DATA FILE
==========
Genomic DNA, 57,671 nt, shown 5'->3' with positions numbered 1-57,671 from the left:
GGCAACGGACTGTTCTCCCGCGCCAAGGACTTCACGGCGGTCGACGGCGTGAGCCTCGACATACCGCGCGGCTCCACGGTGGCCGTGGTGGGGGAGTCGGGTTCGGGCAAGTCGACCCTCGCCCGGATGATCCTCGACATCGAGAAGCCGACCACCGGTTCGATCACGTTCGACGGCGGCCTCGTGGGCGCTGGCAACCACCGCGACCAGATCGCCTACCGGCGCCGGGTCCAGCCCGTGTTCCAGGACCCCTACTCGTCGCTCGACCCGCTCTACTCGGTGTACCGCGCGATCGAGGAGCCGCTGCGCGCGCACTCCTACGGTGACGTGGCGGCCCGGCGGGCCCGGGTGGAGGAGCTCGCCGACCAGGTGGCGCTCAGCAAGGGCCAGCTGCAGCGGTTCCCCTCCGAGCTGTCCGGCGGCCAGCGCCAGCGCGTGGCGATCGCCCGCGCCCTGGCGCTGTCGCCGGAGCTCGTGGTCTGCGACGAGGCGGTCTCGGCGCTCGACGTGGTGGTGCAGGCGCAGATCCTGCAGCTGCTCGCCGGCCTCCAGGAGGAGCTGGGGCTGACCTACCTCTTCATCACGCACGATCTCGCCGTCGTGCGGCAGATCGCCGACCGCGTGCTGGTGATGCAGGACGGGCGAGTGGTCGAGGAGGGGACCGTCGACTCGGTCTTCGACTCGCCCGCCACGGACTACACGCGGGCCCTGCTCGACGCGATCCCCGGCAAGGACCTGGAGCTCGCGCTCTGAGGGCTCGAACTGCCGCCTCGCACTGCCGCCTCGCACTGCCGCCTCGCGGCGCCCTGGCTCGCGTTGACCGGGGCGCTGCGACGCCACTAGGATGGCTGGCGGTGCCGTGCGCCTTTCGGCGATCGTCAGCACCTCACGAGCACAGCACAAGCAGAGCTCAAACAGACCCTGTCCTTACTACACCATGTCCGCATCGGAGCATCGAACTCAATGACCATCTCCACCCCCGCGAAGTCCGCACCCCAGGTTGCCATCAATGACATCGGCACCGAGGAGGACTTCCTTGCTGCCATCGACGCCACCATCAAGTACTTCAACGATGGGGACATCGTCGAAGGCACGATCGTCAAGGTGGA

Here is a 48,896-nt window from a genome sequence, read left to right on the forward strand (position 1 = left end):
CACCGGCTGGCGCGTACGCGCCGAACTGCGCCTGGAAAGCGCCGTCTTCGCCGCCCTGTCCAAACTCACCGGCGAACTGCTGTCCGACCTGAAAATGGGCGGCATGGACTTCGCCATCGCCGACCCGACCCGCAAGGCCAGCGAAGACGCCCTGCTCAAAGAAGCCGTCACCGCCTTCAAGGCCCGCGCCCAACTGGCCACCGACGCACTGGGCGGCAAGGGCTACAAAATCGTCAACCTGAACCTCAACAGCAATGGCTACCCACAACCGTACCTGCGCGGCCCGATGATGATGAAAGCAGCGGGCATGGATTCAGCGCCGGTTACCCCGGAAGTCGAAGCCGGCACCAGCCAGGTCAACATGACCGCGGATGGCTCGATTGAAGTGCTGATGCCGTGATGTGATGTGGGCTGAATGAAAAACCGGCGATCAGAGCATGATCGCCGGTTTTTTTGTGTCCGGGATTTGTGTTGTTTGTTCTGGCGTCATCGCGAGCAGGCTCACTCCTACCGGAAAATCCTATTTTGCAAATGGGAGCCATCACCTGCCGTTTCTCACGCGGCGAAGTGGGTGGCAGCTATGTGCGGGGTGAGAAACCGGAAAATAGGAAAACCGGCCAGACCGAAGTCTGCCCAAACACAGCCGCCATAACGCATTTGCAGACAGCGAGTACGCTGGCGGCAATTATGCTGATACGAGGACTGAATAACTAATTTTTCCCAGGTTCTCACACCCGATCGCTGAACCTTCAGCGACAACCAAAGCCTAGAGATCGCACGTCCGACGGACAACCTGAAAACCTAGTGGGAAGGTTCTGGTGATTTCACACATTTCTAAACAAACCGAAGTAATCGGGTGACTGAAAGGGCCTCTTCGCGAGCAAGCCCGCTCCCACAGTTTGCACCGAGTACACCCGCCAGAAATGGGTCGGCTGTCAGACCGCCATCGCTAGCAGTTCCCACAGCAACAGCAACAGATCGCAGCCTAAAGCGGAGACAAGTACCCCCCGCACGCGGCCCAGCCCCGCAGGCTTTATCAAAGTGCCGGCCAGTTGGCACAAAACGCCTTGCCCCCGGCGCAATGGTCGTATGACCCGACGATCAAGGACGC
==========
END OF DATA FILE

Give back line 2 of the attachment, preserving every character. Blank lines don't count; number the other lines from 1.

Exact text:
GGCAACGGACTGTTCTCCCGCGCCAAGGACTTCACGGCGGTCGACGGCGTGAGCCTCGACATACCGCGCGGCTCCACGGTGGCCGTGGTGGGGGAGTCGGGTTCGGGCAAGTCGACCCTCGCCCGGATGATCCTCGACATCGAGAAGCCGACCACCGGTTCGATCACGTTCGACGGCGGCCTCGTGGGCGCTGGCAACCACCGCGACCAGATCGCCTACCGGCGCCGGGTCCAGCCCGTGTTCCAGGACCCCTACTCGTCGCTCGACCCGCTCTACTCGGTGTACCGCGCGATCGAGGAGCCGCTGCGCGCGCACTCCTACGGTGACGTGGCGGCCCGGCGGGCCCGGGTGGAGGAGCTCGCCGACCAGGTGGCGCTCAGCAAGGGCCAGCTGCAGCGGTTCCCCTCCGAGCTGTCCGGCGGCCAGCGCCAGCGCGTGGCGATCGCCCGCGCCCTGGCGCTGTCGCCGGAGCTCGTGGTCTGCGACGAGGCGGTCTCGGCGCTCGACGTGGTGGTGCAGGCGCAGATCCTGCAGCTGCTCGCCGGCCTCCAGGAGGAGCTGGGGCTGACCTACCTCTTCATCACGCACGATCTCGCCGTCGTGCGGCAGATCGCCGACCGCGTGCTGGTGATGCAGGACGGGCGAGTGGTCGAGGAGGGGACCGTCGACTCGGTCTTCGACTCGCCCGCCACGGACTACACGCGGGCCCTGCTCGACGCGATCCCCGGCAAGGACCTGGAGCTCGCGCTCTGAGGGCTCGAACTGCCGCCTCGCACTGCCGCCTCGCACTGCCGCCTCGCGGCGCCCTGGCTCGCGTTGACCGGGGCGCTGCGACGCCACTAGGATGGCTGGCGGTGCCGTGCGCCTTTCGGCGATCGTCAGCACCTCACGAGCACAGCACAAGCAGAGCTCAAACAGACCCTGTCCTTACTACACCATGTCCGCATCGGAGCATCGAACTCAATGACCATCTCCACCCCCGCGAAGTCCGCACCCCAGGTTGCCATCAATGACATCGGCACCGAGGAGGACTTCCTTGCTGCCATCGACGCCACCATCAAGTACTTCAACGATGGGGACATCGTCGAAGGCACGATCGTCAAGGTGGA